4 stats test, accepted significance level, type one and two errors, reducing the risk of these errors

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  • Created by: charlotte
  • Created on: 29-05-13 14:59

Statistical Tests

Statistical Tests

  • Mann-Whitney
  • Wilcoxon
  • Chi-Square
  • Spearman's Rho
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Accepted Significance Level

Accepted Significance Level


Why do we use this significant level?

Researchers usually accept results as significant if the probability of them being due to chance is not more than 5%, the generally accepted level of significance

When is a finding significant?

The experimental hypothesis will be accepted when p<0.05 this means the probability of the results being due to chance is less than 5% so there is an effect

The null hypothesis will be accepted with p>0.05 which means that the probability of the results being due to chance is more than 5%

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Type One and Two Errors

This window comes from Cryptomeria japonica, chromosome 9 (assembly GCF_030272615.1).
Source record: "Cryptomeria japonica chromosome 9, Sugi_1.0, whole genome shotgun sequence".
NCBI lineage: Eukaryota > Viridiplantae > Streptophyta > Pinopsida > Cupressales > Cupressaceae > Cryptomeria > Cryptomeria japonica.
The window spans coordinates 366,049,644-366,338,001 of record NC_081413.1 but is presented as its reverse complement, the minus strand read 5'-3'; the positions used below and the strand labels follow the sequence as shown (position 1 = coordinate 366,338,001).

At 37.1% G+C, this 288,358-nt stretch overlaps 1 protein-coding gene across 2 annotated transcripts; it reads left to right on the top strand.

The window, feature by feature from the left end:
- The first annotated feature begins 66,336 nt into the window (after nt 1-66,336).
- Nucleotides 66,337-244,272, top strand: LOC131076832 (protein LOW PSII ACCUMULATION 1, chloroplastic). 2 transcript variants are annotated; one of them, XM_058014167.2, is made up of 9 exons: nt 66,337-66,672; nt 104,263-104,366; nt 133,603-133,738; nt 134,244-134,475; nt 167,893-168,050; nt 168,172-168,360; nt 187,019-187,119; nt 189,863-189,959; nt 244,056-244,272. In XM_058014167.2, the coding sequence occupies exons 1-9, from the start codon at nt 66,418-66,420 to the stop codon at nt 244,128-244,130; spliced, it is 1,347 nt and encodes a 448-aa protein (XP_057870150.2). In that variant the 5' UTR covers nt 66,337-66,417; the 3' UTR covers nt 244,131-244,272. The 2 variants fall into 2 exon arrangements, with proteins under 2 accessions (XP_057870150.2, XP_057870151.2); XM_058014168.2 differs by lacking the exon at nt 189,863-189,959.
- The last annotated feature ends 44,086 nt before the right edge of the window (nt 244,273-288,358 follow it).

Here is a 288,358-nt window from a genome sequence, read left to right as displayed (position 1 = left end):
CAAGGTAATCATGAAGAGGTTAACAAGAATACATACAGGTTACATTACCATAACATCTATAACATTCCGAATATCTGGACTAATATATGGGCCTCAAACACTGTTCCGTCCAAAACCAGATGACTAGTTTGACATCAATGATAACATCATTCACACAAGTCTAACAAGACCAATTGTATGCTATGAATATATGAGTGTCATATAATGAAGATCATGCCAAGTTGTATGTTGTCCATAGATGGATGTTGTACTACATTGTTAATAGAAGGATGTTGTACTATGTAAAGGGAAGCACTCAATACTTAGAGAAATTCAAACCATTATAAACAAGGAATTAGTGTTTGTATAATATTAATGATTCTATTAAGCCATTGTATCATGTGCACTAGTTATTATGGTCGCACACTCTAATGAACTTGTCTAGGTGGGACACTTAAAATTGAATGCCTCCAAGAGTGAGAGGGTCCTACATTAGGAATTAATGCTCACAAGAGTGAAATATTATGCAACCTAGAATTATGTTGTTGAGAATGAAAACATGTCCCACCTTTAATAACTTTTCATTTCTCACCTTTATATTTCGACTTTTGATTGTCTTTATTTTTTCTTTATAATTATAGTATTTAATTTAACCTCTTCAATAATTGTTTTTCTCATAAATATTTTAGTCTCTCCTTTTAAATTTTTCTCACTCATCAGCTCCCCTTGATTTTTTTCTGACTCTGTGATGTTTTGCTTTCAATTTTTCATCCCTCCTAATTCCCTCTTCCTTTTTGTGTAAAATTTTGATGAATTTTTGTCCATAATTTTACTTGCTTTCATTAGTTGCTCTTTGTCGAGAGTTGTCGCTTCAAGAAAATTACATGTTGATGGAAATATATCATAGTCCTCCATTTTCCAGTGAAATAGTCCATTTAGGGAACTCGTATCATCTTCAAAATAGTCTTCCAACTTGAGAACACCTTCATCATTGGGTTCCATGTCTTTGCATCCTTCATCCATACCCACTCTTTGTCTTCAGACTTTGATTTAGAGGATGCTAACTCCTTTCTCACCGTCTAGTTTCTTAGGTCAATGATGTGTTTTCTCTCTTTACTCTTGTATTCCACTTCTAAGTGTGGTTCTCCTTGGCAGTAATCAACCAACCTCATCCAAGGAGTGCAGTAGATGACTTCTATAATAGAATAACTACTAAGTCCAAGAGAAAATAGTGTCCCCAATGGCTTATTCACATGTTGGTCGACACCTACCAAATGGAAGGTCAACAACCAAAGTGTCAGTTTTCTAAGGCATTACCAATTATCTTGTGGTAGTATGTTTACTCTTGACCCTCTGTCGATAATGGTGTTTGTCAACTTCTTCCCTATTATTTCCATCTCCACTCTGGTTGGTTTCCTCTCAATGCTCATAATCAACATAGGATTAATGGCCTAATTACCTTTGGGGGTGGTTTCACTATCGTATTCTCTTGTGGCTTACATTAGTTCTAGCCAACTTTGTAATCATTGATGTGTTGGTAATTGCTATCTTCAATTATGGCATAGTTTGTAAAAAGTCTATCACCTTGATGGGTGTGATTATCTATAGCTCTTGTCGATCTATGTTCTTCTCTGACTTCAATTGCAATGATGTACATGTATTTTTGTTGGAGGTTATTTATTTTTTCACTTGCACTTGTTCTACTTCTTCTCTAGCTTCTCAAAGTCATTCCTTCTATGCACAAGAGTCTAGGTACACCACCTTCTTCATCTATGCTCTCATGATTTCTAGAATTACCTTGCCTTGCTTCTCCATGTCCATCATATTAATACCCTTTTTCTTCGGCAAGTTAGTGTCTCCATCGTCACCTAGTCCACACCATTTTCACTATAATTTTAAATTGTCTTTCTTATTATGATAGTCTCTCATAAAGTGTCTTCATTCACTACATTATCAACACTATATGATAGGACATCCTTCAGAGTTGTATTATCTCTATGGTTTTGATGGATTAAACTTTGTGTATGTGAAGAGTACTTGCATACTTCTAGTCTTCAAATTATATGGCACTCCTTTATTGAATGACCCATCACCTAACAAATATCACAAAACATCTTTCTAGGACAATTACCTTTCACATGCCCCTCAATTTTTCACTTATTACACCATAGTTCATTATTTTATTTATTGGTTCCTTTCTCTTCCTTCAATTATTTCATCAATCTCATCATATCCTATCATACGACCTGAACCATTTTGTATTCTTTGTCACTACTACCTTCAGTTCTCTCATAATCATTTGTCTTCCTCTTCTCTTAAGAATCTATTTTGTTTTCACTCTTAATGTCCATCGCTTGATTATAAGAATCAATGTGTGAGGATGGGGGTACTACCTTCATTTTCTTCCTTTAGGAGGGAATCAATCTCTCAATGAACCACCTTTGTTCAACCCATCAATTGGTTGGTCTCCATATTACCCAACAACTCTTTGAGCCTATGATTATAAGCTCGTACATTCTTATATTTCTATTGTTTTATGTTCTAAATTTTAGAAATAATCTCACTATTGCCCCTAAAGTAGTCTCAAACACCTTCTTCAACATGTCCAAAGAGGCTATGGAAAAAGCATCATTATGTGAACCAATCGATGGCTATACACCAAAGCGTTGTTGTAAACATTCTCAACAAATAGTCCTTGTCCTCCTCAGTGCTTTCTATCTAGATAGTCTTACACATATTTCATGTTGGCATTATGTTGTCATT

Type One Errors

We wrongly accept the experimental hypothesis when the null hypothesis is true

This is an optimistic error

The researcher has concluded that there is a difference between the variables when there isn't

These are more likely to occur at lenient significant levels e.g. p<0.10

Type Two Errors

We wrongly accept the null hypothesis when the experimental hypothesis is true

This is a pessimistic error

Concluded there is not a difference between variables when there is

More likely at stricter levels of significance e.g. p<0.01

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Level of Data

Nominal Level Data

Categories of information

E.g. Males and females with blue eyes

Ordinal Data

Ranking data in order

E.g. Places in a rowing competition

Interval Ratio Level Data

Points on a measuring scale

E.g. Possible for date to be 10cm

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